In his 2017 book Strangers in a Strange Land: Living the Catholic Faith in a Post-Christian World, Chaput wrote about hope as different from optimism. “Upbeat feelings are fickle. They don’t last long if we look hard at the problems in our own lives and the world around us.” Hope, on the other hand, “is like a muscle or a skill that, with practice, lets us throw a fastball or play the piano.” It’s also a gift of faith and “an act of trust in God’s future.”
He also even just hours ago delivered a message that has been consistent for as long as I’ve been listening to him: If you do not care for the poor, you will go to hell. We cannot ignore people. We must love. I’ve never heard anyone in my entire cradle Catholic life put it so starkly. I’m grateful. It means I look at people differently and I feel sorry for myself less.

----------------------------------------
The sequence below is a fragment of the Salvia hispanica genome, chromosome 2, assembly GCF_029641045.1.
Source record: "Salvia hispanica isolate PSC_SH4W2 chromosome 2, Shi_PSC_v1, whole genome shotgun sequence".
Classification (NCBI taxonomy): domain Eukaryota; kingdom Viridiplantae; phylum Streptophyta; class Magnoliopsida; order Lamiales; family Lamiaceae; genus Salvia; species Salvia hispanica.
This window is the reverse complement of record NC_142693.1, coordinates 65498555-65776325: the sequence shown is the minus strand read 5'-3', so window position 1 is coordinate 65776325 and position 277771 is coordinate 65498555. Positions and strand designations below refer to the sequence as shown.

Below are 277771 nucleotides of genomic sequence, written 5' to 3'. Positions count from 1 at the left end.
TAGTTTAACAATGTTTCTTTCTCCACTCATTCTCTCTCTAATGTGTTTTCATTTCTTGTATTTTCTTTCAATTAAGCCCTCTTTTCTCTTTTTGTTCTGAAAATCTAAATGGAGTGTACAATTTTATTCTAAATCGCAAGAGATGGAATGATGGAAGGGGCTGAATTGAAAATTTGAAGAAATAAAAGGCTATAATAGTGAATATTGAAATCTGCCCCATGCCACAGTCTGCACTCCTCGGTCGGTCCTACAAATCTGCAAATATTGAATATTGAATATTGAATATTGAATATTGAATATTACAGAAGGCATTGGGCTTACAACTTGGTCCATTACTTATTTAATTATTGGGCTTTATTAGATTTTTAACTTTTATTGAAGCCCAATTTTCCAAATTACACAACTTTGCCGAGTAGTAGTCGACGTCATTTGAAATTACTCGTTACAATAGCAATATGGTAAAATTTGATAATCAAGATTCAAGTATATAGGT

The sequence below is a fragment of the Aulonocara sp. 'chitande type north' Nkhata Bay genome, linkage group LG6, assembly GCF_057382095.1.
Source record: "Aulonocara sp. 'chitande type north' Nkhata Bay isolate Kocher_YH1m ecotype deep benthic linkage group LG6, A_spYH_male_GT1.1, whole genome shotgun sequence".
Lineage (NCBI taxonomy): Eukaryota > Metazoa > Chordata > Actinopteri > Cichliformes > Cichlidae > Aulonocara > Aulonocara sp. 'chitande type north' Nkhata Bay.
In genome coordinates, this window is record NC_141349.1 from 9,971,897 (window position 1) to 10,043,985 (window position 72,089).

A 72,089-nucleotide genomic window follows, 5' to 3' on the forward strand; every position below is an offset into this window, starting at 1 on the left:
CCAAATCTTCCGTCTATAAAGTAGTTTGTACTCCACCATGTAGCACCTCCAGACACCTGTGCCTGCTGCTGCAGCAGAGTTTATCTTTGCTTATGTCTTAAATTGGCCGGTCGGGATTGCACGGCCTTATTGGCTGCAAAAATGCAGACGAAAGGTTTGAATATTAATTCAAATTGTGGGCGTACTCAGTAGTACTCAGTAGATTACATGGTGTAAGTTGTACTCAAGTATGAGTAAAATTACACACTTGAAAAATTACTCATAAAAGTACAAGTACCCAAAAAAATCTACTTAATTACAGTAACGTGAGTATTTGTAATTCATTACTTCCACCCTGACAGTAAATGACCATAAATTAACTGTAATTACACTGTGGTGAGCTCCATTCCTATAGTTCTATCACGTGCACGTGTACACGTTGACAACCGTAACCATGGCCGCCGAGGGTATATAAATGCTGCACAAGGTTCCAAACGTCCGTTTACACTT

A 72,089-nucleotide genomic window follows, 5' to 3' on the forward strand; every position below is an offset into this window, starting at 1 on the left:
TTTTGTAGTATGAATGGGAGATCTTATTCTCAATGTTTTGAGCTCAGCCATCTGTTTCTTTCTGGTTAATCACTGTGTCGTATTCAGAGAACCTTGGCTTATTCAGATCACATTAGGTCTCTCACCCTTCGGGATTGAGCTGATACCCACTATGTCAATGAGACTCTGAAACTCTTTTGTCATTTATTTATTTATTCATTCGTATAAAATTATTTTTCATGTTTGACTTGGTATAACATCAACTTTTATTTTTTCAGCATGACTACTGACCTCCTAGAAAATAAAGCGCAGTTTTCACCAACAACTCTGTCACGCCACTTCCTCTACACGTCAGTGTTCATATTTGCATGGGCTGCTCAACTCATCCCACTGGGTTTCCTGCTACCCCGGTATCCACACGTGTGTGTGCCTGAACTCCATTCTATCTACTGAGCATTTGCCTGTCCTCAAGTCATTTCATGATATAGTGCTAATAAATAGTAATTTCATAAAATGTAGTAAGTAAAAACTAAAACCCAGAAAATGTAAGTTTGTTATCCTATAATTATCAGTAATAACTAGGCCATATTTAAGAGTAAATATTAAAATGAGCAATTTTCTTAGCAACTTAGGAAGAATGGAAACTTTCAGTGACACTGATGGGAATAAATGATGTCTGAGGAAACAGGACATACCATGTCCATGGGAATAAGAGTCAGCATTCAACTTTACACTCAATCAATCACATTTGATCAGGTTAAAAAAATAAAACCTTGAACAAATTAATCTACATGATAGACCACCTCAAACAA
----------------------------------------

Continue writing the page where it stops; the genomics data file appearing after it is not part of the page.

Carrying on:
Obviously not everyone in the world, and not everyone reading this column, is a religious believer. But those of us who call ourselves Christian owe it to truth and to our neighbors of all persuasions to live hope. Otherwise we’ll be stuck in miserable politics, miserable culture, letting people slip into despair. We’re created for something better. And thanks be to God for good men such as Charles J. Chaput who have said “yes” to the will of God in their lives. Pray for more good men to live good lives as shepherds of souls, wherever they find themselves. And let’s follow their lead and encourage them and challenge them as they encourage and challenge us. Thinking and hoping beyond ourselves.
This column is based on one available through Andrews McMeel Universal’s Newspaper Enterprise Association.